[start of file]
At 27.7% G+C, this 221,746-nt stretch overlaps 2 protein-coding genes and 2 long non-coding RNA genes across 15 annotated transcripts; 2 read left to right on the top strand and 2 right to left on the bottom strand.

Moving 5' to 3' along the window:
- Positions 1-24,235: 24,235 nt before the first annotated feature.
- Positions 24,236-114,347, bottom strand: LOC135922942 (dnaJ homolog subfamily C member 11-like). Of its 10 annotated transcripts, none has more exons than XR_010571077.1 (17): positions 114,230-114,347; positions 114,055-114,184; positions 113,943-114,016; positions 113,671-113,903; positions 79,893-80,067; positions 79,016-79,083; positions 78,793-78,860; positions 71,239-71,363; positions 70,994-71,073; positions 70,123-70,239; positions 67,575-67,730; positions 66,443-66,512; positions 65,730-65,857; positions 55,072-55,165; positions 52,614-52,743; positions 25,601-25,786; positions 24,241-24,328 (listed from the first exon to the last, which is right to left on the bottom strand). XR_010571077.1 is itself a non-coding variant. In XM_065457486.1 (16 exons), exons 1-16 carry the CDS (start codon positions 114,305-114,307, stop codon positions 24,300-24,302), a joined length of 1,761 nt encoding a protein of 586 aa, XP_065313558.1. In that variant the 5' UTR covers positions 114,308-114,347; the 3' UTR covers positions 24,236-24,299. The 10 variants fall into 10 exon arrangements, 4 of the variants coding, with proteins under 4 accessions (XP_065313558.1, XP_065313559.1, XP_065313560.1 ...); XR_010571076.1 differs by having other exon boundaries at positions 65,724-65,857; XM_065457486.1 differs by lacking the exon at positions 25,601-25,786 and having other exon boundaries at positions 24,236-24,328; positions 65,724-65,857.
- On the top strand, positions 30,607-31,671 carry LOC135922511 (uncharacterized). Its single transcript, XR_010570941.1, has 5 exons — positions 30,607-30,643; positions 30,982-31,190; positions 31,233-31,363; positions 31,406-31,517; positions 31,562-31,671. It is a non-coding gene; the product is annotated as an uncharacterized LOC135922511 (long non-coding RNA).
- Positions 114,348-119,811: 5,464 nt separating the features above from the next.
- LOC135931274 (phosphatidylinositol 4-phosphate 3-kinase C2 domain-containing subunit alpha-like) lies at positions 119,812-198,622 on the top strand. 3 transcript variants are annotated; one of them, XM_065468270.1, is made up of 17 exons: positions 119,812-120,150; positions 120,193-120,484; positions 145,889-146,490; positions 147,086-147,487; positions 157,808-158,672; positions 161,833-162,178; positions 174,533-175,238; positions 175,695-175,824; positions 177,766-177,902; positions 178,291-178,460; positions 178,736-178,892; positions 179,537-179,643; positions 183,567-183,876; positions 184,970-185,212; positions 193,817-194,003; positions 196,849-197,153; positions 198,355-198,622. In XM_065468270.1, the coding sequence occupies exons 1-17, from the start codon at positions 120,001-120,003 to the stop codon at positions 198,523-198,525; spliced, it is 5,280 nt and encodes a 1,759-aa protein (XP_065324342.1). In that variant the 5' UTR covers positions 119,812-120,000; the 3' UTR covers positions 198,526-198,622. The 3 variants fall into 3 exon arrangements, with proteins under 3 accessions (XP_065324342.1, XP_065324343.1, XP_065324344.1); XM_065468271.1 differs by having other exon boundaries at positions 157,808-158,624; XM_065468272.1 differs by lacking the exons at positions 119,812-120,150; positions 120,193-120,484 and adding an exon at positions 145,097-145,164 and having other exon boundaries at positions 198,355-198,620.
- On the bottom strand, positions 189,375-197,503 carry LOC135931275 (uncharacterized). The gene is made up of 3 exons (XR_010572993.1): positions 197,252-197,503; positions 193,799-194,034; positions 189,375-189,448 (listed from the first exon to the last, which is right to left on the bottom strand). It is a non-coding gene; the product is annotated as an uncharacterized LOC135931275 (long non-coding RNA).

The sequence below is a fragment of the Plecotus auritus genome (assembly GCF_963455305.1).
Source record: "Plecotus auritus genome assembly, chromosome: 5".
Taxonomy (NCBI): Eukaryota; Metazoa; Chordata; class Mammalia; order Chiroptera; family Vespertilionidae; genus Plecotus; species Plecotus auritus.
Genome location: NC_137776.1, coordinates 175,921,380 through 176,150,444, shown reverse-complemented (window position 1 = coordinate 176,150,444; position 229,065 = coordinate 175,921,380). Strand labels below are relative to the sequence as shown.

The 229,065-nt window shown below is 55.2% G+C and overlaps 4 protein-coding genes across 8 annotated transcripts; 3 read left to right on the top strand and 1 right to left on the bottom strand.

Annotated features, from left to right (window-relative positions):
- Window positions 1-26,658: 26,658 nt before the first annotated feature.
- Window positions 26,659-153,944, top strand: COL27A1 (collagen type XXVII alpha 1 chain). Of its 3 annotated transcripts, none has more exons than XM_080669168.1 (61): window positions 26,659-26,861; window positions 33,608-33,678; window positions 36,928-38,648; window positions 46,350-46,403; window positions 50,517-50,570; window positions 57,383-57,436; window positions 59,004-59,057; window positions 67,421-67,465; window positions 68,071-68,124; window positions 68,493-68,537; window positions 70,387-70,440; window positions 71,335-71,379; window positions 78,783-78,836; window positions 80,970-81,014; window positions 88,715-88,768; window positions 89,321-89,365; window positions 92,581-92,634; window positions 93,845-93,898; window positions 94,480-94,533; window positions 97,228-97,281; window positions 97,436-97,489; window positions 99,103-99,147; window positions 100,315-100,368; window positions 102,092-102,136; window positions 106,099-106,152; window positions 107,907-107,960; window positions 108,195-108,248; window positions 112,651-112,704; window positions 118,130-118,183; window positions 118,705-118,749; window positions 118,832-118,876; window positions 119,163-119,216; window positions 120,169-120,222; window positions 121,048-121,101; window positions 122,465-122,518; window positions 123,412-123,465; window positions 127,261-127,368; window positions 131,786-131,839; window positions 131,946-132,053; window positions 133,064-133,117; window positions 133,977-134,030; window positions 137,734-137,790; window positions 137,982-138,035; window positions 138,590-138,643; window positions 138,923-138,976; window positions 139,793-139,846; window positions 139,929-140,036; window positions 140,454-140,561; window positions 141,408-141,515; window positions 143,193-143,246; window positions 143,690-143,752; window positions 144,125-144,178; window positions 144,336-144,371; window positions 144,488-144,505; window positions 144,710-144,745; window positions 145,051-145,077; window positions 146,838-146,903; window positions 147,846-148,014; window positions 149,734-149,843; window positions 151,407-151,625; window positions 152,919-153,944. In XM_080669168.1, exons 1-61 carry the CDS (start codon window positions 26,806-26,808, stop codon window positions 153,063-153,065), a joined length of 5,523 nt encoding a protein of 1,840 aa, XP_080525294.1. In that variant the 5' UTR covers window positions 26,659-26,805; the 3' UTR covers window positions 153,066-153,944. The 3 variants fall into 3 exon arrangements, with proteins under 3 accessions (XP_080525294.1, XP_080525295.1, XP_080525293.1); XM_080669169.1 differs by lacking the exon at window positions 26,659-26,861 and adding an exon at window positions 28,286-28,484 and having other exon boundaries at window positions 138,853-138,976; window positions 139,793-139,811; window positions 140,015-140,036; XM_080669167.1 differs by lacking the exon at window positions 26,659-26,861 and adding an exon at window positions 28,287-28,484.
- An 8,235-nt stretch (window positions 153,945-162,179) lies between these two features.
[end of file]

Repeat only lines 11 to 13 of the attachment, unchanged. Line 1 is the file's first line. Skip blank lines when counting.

Taxonomy (NCBI): Eukaryota; Metazoa; Chordata; class Mammalia; order Chiroptera; family Vespertilionidae; genus Plecotus; species Plecotus auritus.
Genome location: NC_137776.1, coordinates 175,921,380 through 176,150,444, shown reverse-complemented (window position 1 = coordinate 176,150,444; position 229,065 = coordinate 175,921,380). Strand labels below are relative to the sequence as shown.

The 229,065-nt window shown below is 55.2% G+C and overlaps 4 protein-coding genes across 8 annotated transcripts; 3 read left to right on the top strand and 1 right to left on the bottom strand.